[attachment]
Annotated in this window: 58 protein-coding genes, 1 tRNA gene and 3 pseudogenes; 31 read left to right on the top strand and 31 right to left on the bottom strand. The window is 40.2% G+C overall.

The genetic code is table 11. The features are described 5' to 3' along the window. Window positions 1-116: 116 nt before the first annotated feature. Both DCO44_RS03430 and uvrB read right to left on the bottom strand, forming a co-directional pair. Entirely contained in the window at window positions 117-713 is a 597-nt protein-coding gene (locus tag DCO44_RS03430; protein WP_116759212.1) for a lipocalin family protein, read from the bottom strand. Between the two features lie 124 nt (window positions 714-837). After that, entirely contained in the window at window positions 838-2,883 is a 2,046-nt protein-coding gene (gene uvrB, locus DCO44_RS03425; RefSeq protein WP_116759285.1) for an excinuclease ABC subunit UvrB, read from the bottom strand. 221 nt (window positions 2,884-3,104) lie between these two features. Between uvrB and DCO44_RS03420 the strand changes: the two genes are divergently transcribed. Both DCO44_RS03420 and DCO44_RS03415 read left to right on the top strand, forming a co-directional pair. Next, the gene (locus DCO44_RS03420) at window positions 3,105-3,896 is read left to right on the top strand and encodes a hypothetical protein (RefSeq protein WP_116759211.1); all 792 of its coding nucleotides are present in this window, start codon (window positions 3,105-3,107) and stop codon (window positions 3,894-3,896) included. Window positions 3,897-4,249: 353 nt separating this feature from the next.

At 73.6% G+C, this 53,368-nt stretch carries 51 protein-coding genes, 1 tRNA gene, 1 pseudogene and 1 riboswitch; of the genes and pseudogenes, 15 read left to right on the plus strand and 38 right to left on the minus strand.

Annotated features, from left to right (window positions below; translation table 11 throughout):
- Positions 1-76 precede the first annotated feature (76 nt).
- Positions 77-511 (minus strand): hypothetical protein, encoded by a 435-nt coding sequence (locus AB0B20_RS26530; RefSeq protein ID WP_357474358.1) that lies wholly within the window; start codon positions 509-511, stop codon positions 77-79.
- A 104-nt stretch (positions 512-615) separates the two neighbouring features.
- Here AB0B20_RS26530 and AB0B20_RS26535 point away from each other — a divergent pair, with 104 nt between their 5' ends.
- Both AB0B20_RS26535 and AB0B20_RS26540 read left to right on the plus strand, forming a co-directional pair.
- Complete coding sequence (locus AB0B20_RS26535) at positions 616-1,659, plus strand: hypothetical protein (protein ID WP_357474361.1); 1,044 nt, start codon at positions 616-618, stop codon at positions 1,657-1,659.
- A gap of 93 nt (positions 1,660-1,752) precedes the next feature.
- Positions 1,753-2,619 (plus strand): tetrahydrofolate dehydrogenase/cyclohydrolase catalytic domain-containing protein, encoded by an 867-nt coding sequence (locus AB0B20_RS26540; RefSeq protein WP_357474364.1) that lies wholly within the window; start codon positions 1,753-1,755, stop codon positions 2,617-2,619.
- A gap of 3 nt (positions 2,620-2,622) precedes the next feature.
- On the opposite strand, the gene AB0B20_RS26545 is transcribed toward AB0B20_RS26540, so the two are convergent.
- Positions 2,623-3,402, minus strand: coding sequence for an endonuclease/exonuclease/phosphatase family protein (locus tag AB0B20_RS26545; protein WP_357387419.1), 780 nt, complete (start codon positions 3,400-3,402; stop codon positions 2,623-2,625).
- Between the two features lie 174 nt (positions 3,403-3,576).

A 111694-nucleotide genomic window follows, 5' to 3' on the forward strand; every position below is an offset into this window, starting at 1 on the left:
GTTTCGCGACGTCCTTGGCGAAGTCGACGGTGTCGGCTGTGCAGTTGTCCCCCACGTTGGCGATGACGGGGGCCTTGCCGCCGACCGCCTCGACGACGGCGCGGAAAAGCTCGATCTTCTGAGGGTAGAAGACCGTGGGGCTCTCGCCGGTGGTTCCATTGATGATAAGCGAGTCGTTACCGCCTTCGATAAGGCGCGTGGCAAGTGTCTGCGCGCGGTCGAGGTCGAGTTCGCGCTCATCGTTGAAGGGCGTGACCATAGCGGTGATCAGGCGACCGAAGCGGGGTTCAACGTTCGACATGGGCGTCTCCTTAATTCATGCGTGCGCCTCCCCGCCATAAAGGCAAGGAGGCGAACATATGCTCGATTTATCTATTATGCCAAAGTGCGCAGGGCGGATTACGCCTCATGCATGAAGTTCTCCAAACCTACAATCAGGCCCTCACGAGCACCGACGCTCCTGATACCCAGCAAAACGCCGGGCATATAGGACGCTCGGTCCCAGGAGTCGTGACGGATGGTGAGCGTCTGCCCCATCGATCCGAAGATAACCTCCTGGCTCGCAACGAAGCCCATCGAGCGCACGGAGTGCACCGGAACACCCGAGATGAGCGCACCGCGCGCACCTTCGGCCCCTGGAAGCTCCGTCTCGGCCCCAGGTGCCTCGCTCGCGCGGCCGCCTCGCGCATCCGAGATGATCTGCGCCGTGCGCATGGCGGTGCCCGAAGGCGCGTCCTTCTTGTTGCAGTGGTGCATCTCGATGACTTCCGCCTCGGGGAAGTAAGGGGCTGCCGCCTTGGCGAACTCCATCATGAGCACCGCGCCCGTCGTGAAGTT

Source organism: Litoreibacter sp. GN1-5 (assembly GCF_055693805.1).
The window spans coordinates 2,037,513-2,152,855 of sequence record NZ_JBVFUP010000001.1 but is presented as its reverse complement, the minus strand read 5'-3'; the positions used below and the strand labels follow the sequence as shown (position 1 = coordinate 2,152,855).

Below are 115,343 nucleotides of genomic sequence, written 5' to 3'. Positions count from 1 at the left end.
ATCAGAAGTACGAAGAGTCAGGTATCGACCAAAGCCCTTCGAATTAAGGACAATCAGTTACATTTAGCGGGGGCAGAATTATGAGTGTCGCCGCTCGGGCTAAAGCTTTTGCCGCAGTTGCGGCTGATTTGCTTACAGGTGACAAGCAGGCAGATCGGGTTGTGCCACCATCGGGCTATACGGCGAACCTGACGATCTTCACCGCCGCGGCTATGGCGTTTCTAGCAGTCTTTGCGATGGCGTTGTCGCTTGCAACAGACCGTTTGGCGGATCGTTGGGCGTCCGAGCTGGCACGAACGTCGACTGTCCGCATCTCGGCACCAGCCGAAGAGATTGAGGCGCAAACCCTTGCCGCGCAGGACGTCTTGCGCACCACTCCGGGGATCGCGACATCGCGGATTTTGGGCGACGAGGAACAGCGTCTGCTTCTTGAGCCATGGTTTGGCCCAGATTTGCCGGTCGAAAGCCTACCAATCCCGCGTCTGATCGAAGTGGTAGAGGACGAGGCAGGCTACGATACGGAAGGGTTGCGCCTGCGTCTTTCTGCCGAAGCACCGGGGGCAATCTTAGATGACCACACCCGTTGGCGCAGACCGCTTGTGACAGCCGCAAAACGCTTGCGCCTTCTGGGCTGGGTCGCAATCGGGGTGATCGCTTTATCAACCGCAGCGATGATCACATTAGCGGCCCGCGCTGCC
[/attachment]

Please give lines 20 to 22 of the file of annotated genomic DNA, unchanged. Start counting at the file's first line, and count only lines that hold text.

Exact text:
The window spans coordinates 2,037,513-2,152,855 of sequence record NZ_JBVFUP010000001.1 but is presented as its reverse complement, the minus strand read 5'-3'; the positions used below and the strand labels follow the sequence as shown (position 1 = coordinate 2,152,855).

Below are 115,343 nucleotides of genomic sequence, written 5' to 3'. Positions count from 1 at the left end.
ATCAGAAGTACGAAGAGTCAGGTATCGACCAAAGCCCTTCGAATTAAGGACAATCAGTTACATTTAGCGGGGGCAGAATTATGAGTGTCGCCGCTCGGGCTAAAGCTTTTGCCGCAGTTGCGGCTGATTTGCTTACAGGTGACAAGCAGGCAGATCGGGTTGTGCCACCATCGGGCTATACGGCGAACCTGACGATCTTCACCGCCGCGGCTATGGCGTTTCTAGCAGTCTTTGCGATGGCGTTGTCGCTTGCAACAGACCGTTTGGCGGATCGTTGGGCGTCCGAGCTGGCACGAACGTCGACTGTCCGCATCTCGGCACCAGCCGAAGAGATTGAGGCGCAAACCCTTGCCGCGCAGGACGTCTTGCGCACCACTCCGGGGATCGCGACATCGCGGATTTTGGGCGACGAGGAACAGCGTCTGCTTCTTGAGCCATGGTTTGGCCCAGATTTGCCGGTCGAAAGCCTACCAATCCCGCGTCTGATCGAAGTGGTAGAGGACGAGGCAGGCTACGATACGGAAGGGTTGCGCCTGCGTCTTTCTGCCGAAGCACCGGGGGCAATCTTAGATGACCACACCCGTTGGCGCAGACCGCTTGTGACAGCCGCAAAACGCTTGCGCCTTCTGGGCTGGGTCGCAATCGGGGTGATCGCTTTATCAACCGCAGCGATGATCACATTAGCGGCCCGCGCTGCC